They poke it, they squeeze it, they scratch it and identify the cracks when they appear. It is not necessarily the job of a dramaturg to supply the answer to a problem, indeed, if they do (and they are not also one of the writers) their solution will not necessarily be the final correct one. Their job is to identify the problems, the flaws in your writing, the moments where something doesn’t feel quite right. The role requires courage and sensitivity. You have to be able to speak your mind, but you have to do it in a way that recognises the pain and irritation that your words are likely to cause to the one whose work you are critiquing.
A good dramaturg will notice fundamental flaws in structure and moments of tiny detail that should be corrected, they will recognise inconsistency in character and laziness on the part of the writer. They will identify dead wood. They must be ruthless and demanding and the writer should be able to trust them.
In the world of musical theatre it is not enough to be a composer or a lyricist, or a book writer, or a director. You must also become an expert in the art of storyography. You must learn the essence of drama and comedy, of character and story structure. And you must learn how to articulate yourself in a way that it is possible for others to understand. You must try not be defensive (except I always am) and you must have the courage of your convictions (which sometimes I do). You must also have the belief that your critique is simply the beginning of a conversation, it is never the answer itself.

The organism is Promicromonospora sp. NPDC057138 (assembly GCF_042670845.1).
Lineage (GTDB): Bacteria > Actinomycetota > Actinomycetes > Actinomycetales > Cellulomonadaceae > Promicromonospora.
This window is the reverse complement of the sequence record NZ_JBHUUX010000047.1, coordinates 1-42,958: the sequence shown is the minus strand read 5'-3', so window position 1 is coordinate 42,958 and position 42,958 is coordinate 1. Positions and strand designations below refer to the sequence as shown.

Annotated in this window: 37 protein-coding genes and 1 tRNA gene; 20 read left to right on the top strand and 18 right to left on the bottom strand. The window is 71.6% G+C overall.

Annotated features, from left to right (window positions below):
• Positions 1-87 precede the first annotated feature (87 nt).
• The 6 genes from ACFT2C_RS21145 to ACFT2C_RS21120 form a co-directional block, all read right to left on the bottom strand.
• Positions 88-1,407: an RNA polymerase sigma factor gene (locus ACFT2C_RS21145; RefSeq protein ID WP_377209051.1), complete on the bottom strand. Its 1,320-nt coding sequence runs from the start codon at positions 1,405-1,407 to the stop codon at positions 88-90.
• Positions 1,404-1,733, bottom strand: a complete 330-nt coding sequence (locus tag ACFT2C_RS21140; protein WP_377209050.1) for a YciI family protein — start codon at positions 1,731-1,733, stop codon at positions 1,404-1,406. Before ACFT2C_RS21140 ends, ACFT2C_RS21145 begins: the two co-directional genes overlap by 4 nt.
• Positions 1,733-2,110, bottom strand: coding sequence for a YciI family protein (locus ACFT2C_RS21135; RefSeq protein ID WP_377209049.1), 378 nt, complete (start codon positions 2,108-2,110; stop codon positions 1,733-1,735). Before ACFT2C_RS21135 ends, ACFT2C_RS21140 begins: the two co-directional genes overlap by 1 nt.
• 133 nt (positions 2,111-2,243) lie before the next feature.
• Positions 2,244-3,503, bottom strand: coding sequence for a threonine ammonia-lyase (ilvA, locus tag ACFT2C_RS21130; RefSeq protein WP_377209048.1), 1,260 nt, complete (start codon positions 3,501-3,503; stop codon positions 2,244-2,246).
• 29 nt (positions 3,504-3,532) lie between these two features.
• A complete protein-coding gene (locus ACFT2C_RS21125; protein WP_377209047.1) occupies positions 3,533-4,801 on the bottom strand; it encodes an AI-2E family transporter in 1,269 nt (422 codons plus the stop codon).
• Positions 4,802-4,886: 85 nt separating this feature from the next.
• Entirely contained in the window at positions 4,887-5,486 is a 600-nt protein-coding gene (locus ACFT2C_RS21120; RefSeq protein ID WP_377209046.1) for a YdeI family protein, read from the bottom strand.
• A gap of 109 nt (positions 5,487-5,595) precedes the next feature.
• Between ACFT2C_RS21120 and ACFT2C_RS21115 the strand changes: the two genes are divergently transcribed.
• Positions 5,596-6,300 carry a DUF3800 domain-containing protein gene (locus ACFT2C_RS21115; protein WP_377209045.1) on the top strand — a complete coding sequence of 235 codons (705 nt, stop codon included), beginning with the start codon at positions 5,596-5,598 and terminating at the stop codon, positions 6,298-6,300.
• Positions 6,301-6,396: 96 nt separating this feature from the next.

When a composer sets a song, it is the job of the lyricist and book writer to interrogate the setting. When a lyricist writes a lyric, the composer and book writer must do the same. It is often thought that a composer is purely the music guru.
For work to be dramatically strong I think that this is not the case.
A composer must be no less an expert in story than all of the words people. They are, after all, still a storyteller, they simply use a different canvas to paint on. And lyricists and book writers should not be afraid to critique music, if you feel like you don’t have the skill linguistically to talk about what you mean when it comes to music, educate yourself, talk to musicians. Make the time. It’s important. Make it your business to know and your work will be the better for it.